TOKYO—Honda Motor Co. said on Thursday it would slash production plans by up to 40 percent in Japan early in September due to persistent supply chain and logistical issues.
The news comes even as Japanese automakers have been cautiously optimistic that chips shortage that caused repeated production cutback is easing.
Its assembly plant in Saitama prefecture, north of Tokyo, will cut production by about 40 percent early next month.
Two lines at its Suzuka plant in western Japan will reduce production plans by about 30 percent in early September.
Honda blamed delays in receiving parts and logistics due to COVID-19 and semiconductor shortages. It would affect production of a variety of vehicles such as the Vezel sports utility vehicle, the Stepwgn minivan and the Civic compact car.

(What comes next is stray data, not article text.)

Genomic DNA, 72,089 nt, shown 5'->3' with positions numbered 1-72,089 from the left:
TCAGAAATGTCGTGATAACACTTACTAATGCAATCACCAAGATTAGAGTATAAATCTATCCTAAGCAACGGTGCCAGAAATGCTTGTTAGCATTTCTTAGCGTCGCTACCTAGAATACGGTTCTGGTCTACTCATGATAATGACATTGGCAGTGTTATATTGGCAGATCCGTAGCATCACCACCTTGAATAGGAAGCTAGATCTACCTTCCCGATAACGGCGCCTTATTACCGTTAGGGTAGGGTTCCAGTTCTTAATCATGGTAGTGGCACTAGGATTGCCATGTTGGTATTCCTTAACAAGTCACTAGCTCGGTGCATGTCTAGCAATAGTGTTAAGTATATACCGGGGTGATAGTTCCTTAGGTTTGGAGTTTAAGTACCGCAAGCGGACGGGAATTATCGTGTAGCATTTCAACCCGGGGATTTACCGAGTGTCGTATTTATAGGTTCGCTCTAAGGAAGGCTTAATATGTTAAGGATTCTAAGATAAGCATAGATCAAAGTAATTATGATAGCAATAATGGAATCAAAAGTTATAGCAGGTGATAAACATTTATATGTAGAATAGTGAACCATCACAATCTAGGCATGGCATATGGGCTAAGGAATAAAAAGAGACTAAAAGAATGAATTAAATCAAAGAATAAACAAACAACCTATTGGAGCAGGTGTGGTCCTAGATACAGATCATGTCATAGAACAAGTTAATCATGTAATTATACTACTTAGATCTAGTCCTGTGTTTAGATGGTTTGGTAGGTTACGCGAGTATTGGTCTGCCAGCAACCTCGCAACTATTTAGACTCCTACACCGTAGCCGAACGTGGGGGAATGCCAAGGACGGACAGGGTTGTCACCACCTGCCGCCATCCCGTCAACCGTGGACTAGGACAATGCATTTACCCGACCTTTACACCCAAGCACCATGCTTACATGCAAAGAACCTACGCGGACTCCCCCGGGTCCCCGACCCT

The Saitama plant and the Suzuka plant would cut production by about 10 percent and 30 percent, respectively, for the rest of the month, the automaker said.
Honda adjusted its production plan in May but had said it would return to normal in early June.
Honda's rival, Toyota Motor Corp., remained bullish on its production plan, maintaining its record 9.7 million global vehicle production target for the current financial year ending in March 2023 and saying production and sales outlook would improve from August onward.
Toyota said this month it expected to produce about 850,000 vehicles globally in September and would seek to raise production through November, depending on supplies of parts and personnel.